Children are always attracted to elemental mercury with its bright gray appearance . The compound has a short half-life in the blood due to rapid distribution into body compartments. Half life in the body is only two months. Almost all of the absorbed amount is excreted via urination . Mercury is used for the manufacturing of industrial chemicals, paints, explosives, batteries, thermometers, sphygomanometers, electronic instruments, etc. Different mercury compounds are used as antiseptic and diuretic in medicine . It is also an ingredient in the drug Thiomersal which is used to prevent contamination of vaccines.
Acute inhalations of mercury vapors can cause pneumonia, adult respiratory distress syndrome, progressive pulmonary fibrosis and death. Also elemental (metallic) mercury can readily pass to systemic circulation via alveoli present in mercury vapor or directly through the skin. It is also known to pass directly from nursing mothers to infants via breast milk . Predominance of gastrointestinal symptoms and historical findings suggest intoxication with elemental mercury in the present case.
All kinds of neurological findings can be seen in chronic mercury exposure. Some effects of high dose mercury inhalation are shown on Table 1 [4, 5]. A recently published recommendation guideline stresses that "if the elemental mercury was recently heated (e.g., from stove top, oven, furnace) in an enclosed area, all people within the exposure area should be evaluated at a healthcare facility due to the high risk of toxicity (Grade C)" .
Findings in history played a critical role in the diagnosis in the present case. Inquiry for additional acid, alkali, arsenic, phosphorus or iron ingestion did not yield any suspicious finding. History of exposure to mercury, gastrointestinal symptoms and suspicious death of breast fed baby led us to the presumptive diagnosis of acute mercury poisoning. It can be postulated that in the present case neurotoxicity was prevented by NAC treatment which was instituted empirically based on clinical symptoms and history although blood and urine mercury levels were not determined at the time of admission.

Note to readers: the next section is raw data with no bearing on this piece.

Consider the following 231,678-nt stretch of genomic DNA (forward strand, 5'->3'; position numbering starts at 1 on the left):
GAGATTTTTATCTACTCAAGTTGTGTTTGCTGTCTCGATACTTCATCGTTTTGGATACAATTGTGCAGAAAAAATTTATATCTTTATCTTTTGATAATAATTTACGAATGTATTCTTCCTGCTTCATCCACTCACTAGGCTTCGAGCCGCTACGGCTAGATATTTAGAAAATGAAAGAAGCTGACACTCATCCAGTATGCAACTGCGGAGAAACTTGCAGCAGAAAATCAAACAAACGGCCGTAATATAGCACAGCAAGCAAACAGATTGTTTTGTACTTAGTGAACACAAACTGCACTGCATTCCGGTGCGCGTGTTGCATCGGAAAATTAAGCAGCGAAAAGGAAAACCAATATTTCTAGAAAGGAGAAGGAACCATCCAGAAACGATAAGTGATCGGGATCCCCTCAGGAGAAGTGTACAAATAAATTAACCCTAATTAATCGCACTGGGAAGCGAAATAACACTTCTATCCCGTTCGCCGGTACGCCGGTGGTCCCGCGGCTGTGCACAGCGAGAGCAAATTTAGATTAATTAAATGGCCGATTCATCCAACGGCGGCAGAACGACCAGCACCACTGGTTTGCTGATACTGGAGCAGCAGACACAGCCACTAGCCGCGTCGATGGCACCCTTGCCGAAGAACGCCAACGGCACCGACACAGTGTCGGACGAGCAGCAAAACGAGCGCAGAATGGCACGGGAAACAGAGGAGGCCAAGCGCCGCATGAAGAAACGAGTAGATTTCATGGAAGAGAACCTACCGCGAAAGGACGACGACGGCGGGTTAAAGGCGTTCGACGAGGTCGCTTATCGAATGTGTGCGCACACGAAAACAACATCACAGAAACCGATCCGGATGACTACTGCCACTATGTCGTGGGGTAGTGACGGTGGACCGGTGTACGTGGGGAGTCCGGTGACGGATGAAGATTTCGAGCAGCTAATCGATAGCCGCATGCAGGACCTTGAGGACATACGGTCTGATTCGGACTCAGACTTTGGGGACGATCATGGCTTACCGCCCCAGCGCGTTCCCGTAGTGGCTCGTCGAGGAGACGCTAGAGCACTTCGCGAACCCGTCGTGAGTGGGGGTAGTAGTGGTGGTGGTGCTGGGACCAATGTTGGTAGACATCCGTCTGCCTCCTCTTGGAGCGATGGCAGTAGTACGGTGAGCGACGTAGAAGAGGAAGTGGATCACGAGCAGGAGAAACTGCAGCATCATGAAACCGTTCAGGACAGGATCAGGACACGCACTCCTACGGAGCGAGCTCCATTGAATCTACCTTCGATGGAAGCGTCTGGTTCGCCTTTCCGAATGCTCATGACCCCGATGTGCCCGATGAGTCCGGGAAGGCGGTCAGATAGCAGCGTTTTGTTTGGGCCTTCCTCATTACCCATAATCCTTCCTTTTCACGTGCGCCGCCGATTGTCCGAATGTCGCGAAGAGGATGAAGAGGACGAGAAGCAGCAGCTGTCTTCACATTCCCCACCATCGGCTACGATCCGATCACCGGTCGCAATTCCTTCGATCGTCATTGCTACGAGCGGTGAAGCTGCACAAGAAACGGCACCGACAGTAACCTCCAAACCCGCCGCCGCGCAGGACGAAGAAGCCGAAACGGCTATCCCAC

Because brain maturation was not completed in young children and fetuses even a small exposure can be fatal . Death of the previously healthy baby in 24 hours prompts consideration of necrotizing bronchitis, pneumonia or respiratory distress syndrome . Inhalation of mercury by the baby can be thought to be the main reason of death.
Initial treatment is keeping the patient away from the environment and toxic agents. NAC is used for chelation of mercury, due to lack of other treatment options. Basically it binds mercury by its cystein groups . The chelating drugs with worldwide application are dimercaprol (BAL), dimercaprosuccinic acid (DMSA), 2,3-Dimercapropropane-1-sulphonate (DMPS) British Anti Lewisite (BAL) (2.5 mg/kg) is also commonly used in the treatment [1, 8].
This case report emphasizes the importance of public education on poisoning and specifically, potential hazards of mercury for preventive community health. Training is recommended for school children and teachers on poisoning with heavy metal compounds.
Written informed consent was obtained from the patients' relatives for publication of this case report.
Mustafa Serinken, MD
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The pre-publication history for this paper can be accessed here:http://www.biomedcentral.com/1471-227X/10/7/prepub
All contributors for this study are those included in the authors.
Meanwhile, no source of funding from any third party was utilized in any phase of study design, writing and publication of the study.
The authors declare that they have no competing interests
No financial arrangements exist which may be interpreted as having the potential to bias the outcome of this case.
SS.. Data Collection, Data Interpretation. Manuscript Preparation, Literature Search. OK... Study Design, Manuscript Preparation, Data Interpretation. DA... Data Collection. Manuscript Preparation. AC... Data Collection, Literature Search. CA... Data Collection, Literature Search. MS... Study Design, Literature Search. All authors read and approved the final manuscript.
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Sarikaya, S., Karcioglu, O., Ay, D. et al. Acute mercury poisoning: a case report. BMC Emerg Med 10, 7 (2010). https://doi.org/10.1186/1471-227X-10-7
- Mercury Level
- Adult Respiratory Distress Syndrome
- Elemental Mercury
- Mercury Poisoning